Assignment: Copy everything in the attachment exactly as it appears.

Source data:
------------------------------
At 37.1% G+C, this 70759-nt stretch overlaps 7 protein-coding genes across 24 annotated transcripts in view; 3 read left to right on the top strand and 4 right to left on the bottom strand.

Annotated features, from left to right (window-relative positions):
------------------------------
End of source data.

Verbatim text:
At 37.1% G+C, this 70759-nt stretch overlaps 7 protein-coding genes across 24 annotated transcripts in view; 3 read left to right on the top strand and 4 right to left on the bottom strand.

Annotated features, from left to right (window-relative positions):